Our study objective was to identify the major drivers of spatial patterns of NiV spillovers across Bangladesh by drawing upon evidence we have about individual risk factors for NiV infection. There might be other rare drivers of risk that were not detected because of limited statistical power. However, these drivers would have a smaller role in explaining disease risk than those identified in this study. P. medius bats are found throughout Bangladesh (42) but spillover of NiV to humans could be driven by spatial or temporal variation in NiV incidence in bats. More evidence about this possible contributor to spatial heterogeneity would improve our understanding of risk.
Our study provides an example of how epidemiologic studies can be used to describe the ecologic drivers of zoonotic disease emergence. The risk for cross-species transmission is complex and depends on the presence of reservoir hosts and permissive contact patterns with humans, as well as the frequency of these interactions. Future studies to explain spatial risk for similar emerging zoonotic infections should incorporate data on all aspects of the transmission, including human behavior patterns.
At the time of this study, Dr. Gurley was an epidemiologist at the icddr,b, Dhaka, Bangladesh. She is currently an associate scientist in the Department of Epidemiology, John Hopkins University School of Public Health, Baltimore, MD. Her primary research interests are Nipah virus, infectious diseases, and disease transmission.
This study was supported by a grant from the US National Science Foundation/National Institutes of Health (2R01-TW005869 for Ecology and Evolution of Infectious Diseases). The governments of Australia, Bangladesh, Canada, Sweden, and the United Kingdom provided core/unrestricted support for the icddr,b.
- Wolfe ND, Dunavan CP, Diamond J. Origins of major human infectious diseases. Nature. 2007;447:279–83.
- Agua-Agum J, Ariyarajah A, Aylward B, Blake IM, Brennan R, Cori A, et al.; WHO Ebola Response Team. West African Ebola epidemic after one year—slowing but not yet under control. N Engl J Med. 2015;372:584–7.
- Antia R, Regoes RR, Koella JC, Bergstrom CT. The role of evolution in the emergence of infectious diseases. Nature. 2003;426:658–61.
- Brownstein JS, Skelly DK, Holford TR, Fish D. Forest fragmentation predicts local scale heterogeneity of Lyme disease risk. Oecologia. 2005;146:469–75.
- Fuller T, Thomassen HA, Mulembakani PM, Johnston SC, Lloyd-Smith JO, Kisalu NK, et al. Using remote sensing to map the risk of human monkeypox virus in the Congo Basin. EcoHealth. 2011;8:14–25.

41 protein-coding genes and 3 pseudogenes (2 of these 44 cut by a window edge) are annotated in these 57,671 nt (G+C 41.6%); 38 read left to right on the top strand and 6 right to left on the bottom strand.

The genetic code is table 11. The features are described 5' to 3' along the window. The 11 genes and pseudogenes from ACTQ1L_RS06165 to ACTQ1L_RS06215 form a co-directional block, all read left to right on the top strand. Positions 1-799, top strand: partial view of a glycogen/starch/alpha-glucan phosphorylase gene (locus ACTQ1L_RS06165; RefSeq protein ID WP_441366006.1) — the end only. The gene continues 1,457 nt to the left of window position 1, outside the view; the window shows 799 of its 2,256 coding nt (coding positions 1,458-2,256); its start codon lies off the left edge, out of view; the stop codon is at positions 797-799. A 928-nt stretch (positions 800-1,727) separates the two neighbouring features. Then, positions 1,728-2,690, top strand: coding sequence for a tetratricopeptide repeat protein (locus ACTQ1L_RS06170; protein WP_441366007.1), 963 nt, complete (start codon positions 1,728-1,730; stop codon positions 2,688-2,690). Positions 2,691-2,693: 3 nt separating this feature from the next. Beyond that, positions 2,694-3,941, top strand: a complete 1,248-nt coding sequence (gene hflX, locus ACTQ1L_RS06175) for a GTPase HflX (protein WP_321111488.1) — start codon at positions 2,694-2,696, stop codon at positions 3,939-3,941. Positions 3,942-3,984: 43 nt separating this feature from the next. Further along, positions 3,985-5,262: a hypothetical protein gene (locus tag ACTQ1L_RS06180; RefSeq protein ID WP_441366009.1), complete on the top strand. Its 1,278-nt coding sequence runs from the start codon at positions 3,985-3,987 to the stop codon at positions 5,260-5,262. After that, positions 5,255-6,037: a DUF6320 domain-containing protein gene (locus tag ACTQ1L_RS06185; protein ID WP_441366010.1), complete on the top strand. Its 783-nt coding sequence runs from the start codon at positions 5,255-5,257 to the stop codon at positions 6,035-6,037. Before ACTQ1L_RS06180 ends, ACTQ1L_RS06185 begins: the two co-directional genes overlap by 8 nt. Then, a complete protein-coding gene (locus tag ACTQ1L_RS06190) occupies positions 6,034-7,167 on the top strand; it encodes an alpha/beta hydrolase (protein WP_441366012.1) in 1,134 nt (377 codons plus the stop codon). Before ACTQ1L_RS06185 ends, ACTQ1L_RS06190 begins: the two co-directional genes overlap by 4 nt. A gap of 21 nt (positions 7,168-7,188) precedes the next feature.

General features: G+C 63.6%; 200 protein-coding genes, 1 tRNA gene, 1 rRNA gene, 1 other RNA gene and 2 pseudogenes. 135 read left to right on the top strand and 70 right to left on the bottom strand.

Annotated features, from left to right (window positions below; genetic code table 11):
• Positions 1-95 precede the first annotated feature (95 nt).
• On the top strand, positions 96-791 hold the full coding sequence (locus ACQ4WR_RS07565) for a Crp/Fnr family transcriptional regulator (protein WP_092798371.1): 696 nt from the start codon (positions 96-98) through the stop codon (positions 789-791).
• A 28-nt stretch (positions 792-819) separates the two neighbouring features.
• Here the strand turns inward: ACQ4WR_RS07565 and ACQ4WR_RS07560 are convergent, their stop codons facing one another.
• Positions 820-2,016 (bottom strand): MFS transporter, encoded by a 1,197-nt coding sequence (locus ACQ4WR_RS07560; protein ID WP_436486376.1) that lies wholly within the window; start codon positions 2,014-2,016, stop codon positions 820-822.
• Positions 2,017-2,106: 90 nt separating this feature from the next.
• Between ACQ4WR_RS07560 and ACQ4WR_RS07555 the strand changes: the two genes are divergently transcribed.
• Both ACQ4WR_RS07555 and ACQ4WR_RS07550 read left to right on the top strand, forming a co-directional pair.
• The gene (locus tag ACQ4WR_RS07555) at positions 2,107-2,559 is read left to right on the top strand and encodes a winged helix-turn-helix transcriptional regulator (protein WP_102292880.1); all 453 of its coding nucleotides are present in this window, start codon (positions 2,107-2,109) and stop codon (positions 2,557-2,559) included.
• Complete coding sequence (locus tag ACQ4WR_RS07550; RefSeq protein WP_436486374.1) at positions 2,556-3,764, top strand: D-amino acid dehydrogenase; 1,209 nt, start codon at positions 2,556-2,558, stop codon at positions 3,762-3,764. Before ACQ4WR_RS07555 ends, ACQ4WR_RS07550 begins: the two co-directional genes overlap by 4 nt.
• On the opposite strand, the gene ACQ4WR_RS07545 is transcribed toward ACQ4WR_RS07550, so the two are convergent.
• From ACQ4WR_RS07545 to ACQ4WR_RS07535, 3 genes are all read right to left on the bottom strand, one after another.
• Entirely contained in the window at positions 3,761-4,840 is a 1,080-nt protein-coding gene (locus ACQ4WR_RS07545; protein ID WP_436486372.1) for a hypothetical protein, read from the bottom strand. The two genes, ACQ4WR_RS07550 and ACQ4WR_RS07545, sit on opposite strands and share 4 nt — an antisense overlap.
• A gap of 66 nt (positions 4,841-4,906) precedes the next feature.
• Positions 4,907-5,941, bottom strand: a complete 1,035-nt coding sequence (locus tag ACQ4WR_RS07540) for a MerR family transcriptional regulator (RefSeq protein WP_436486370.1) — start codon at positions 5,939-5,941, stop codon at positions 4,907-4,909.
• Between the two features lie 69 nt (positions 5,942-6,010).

- Daszak P, Zambrana-Torrelio C, Bogich TL, Fernandez M, Epstein JH, Murray KA, et al. Interdisciplinary approaches to understanding disease emergence: the past, present, and future drivers of Nipah virus emergence. Proc Natl Acad Sci U S A. 2013;110(Suppl 1):3681–8.
- Horobik V, Keesing F, Ostfeld R. Abundance and Borrelia burgdorferi infection prevalence of nymphal Ixodes scapularis ticks along forest–field edges. EcoHealth. 2006;3:262–8.
- Luby SP, Gurley ES, Hossain MJ. Transmission of human infection with Nipah virus. Clin Infect Dis. 2009;49:1743–8.
- Lam SK, Chua KB. Nipah virus encephalitis outbreak in Malaysia. Clin Infect Dis. 2002;34(Suppl 2):S48–51.
- Chadha MS, Comer JA, Lowe L, Rota PA, Rollin PE, Bellini WJ, et al. Nipah virus-associated encephalitis outbreak, Siliguri, India. Emerg Infect Dis. 2006;12:235–40.
- Hsu VP, Hossain MJ, Parashar UD, Ali MM, Ksiazek TG, Kuzmin I, et al. Nipah virus encephalitis reemergence, Bangladesh. Emerg Infect Dis. 2004;10:2082–7.
- Luby SP, Gurley ES. Epidemiology of henipaviruses. In: Shapshak P, Sinnott JP, Somboonwit C, Kuhn J, editors. Global virology. Vol. 1. Identifying and investigating viral diseases. New York: Springer Science + Business Media; 2015. p. 55–71.
- Gurley ES, Montgomery JM, Hossain MJ, Bell M, Azad AK, Islam MR, et al. Person-to-person transmission of Nipah virus in a Bangladeshi community. Emerg Infect Dis. 2007;13:1031–7.
- Halpin K, Hyatt AD, Fogarty R, Middleton D, Bingham J, Epstein JH, et al.; Henipavirus Ecology Research Group. Pteropid bats are confirmed as the reservoir hosts of henipaviruses: a comprehensive experimental study of virus transmission. Am J Trop Med Hyg. 2011;85:946–51.
- Nowak RM. Old World fruit bats: Pteropodidae (flying foxes). In: Nowak RM, editor. Walker’s bats of the world. 5th ed. Baltimore: The Johns Hopkins University Press; 1994. p. 55–8.
- Epstein JH, Prakash V, Smith CS, Daszak P, McLaughlin AB, Meehan G, et al. Henipavirus infection in fruit bats (Pteropus giganteus), India. Emerg Infect Dis. 2008;14:1309–11.
- Homaira N, Rahman M, Hossain MJ, Epstein JH, Sultana R, Khan MS, et al. Nipah virus outbreak with person-to-person transmission in a district of Bangladesh, 2007. Epidemiol Infect. 2010;138:1630–6.
- Rahman SA, Hassan L, Epstein JH, Mamat ZC, Yatim AM, Hassan SS, et al.; Henipavirus Ecology Research Group. Risk Factors for Nipah virus infection among pteropid bats, Peninsular Malaysia. Emerg Infect Dis. 2013;19:51–60.
- Reynes JM, Counor D, Ong S, Faure C, Seng V, Molia S, et al. Nipah virus in Lyle’s flying foxes, Cambodia. Emerg Infect Dis. 2005;11:1042–7.
- Wacharapluesadee S, Lumlertdacha B, Boongird K, Wanghongsa S, Chanhome L, Rollin P, et al. Bat Nipah virus, Thailand. Emerg Infect Dis. 2005;11:1949–51.